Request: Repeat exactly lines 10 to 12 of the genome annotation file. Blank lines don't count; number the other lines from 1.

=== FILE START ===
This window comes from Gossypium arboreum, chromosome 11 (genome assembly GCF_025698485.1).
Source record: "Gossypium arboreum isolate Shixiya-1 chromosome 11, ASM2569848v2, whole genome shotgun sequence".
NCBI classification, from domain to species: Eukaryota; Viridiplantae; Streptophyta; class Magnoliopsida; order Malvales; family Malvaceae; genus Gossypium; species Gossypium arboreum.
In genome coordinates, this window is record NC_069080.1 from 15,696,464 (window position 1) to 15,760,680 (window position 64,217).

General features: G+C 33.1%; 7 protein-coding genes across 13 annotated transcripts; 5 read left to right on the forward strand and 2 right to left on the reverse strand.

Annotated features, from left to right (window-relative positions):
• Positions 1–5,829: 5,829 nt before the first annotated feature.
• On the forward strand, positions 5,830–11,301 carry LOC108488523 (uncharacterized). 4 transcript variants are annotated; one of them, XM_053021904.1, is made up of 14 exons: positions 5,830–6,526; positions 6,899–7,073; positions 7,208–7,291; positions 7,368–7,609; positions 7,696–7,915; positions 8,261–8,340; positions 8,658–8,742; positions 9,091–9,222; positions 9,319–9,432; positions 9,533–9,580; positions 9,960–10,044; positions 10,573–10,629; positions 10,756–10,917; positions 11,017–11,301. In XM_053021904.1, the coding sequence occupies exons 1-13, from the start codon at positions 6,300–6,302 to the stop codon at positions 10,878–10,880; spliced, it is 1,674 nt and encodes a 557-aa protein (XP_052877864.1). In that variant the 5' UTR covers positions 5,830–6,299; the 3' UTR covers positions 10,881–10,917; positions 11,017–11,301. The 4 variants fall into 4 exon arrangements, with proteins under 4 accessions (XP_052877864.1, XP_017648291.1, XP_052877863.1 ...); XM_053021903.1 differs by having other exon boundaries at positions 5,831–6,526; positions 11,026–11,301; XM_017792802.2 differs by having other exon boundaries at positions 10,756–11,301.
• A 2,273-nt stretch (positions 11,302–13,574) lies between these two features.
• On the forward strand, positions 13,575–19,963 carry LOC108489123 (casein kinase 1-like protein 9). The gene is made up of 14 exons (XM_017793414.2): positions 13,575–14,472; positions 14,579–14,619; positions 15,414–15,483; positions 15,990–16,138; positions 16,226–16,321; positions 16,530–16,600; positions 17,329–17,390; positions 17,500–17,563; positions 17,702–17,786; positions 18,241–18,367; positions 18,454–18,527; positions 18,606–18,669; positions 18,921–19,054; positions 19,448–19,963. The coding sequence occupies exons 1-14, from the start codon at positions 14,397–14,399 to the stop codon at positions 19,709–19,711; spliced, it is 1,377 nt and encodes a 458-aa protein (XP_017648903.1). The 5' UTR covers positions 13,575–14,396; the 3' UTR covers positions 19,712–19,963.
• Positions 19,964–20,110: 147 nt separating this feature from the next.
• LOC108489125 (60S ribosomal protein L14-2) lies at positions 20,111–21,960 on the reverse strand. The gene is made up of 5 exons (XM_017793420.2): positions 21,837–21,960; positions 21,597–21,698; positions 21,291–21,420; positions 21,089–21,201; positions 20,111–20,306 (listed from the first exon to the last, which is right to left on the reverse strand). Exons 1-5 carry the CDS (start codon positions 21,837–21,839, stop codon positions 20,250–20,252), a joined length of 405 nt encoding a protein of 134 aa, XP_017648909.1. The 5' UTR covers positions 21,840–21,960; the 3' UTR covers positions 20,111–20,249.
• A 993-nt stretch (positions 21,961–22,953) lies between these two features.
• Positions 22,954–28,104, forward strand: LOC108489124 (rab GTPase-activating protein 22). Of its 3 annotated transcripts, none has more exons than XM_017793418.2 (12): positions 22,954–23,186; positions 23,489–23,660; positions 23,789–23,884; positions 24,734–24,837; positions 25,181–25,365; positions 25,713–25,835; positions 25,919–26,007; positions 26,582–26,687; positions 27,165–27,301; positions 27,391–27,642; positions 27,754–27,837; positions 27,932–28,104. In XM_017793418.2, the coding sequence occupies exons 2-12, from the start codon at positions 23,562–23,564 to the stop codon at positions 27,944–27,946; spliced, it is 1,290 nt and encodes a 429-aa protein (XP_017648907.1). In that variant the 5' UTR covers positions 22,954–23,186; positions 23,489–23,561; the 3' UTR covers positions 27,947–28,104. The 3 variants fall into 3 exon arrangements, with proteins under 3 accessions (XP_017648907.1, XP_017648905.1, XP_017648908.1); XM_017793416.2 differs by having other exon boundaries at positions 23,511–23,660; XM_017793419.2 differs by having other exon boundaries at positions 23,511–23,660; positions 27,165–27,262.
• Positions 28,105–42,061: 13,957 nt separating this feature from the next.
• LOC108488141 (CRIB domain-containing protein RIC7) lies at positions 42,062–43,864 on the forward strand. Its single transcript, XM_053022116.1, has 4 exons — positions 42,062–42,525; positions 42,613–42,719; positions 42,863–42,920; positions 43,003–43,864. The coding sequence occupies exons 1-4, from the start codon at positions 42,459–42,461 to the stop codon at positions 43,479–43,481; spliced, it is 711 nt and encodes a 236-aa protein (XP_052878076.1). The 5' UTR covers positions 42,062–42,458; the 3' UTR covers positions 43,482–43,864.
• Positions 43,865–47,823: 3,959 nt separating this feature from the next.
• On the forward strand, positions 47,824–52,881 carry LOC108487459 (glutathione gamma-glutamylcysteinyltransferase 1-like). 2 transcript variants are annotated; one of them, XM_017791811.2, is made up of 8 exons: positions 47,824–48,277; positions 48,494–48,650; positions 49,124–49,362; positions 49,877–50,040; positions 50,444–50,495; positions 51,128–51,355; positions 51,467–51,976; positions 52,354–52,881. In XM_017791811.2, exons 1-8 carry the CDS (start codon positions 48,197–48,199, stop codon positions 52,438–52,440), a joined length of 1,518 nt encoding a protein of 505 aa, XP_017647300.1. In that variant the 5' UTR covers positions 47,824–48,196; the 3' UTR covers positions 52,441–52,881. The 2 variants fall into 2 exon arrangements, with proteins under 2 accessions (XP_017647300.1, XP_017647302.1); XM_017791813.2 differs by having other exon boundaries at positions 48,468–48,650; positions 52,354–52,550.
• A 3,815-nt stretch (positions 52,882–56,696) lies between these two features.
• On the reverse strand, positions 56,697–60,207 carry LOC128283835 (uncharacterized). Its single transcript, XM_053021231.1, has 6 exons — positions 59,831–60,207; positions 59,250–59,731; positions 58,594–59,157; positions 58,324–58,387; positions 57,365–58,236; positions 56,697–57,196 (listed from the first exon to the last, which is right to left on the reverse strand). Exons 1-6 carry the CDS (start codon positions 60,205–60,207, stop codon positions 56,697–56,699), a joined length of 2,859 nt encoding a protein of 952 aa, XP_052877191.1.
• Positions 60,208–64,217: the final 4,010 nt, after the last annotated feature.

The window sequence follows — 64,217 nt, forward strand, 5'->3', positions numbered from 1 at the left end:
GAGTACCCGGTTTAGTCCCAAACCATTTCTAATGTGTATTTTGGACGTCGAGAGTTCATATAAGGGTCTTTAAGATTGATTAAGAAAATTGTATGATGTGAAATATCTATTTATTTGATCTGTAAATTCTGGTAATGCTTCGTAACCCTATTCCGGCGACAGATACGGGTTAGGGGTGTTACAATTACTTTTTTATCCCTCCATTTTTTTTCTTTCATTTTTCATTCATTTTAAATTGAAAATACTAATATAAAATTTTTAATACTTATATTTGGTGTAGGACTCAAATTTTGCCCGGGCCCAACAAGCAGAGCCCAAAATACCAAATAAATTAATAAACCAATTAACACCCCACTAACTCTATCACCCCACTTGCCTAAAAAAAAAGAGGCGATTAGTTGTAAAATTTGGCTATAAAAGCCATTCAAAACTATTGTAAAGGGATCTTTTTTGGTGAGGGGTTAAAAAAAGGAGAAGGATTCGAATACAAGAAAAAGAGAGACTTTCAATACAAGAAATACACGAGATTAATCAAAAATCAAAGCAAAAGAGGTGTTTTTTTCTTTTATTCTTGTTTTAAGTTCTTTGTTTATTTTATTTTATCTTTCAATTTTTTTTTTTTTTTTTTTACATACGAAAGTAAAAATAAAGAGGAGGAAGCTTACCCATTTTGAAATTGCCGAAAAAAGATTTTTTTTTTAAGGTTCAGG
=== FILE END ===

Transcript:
• On the forward strand, positions 13,575–19,963 carry LOC108489123 (casein kinase 1-like protein 9). The gene is made up of 14 exons (XM_017793414.2): positions 13,575–14,472; positions 14,579–14,619; positions 15,414–15,483; positions 15,990–16,138; positions 16,226–16,321; positions 16,530–16,600; positions 17,329–17,390; positions 17,500–17,563; positions 17,702–17,786; positions 18,241–18,367; positions 18,454–18,527; positions 18,606–18,669; positions 18,921–19,054; positions 19,448–19,963. The coding sequence occupies exons 1-14, from the start codon at positions 14,397–14,399 to the stop codon at positions 19,709–19,711; spliced, it is 1,377 nt and encodes a 458-aa protein (XP_017648903.1). The 5' UTR covers positions 13,575–14,396; the 3' UTR covers positions 19,712–19,963.
• Positions 19,964–20,110: 147 nt separating this feature from the next.
• LOC108489125 (60S ribosomal protein L14-2) lies at positions 20,111–21,960 on the reverse strand. The gene is made up of 5 exons (XM_017793420.2): positions 21,837–21,960; positions 21,597–21,698; positions 21,291–21,420; positions 21,089–21,201; positions 20,111–20,306 (listed from the first exon to the last, which is right to left on the reverse strand). Exons 1-5 carry the CDS (start codon positions 21,837–21,839, stop codon positions 20,250–20,252), a joined length of 405 nt encoding a protein of 134 aa, XP_017648909.1. The 5' UTR covers positions 21,840–21,960; the 3' UTR covers positions 20,111–20,249.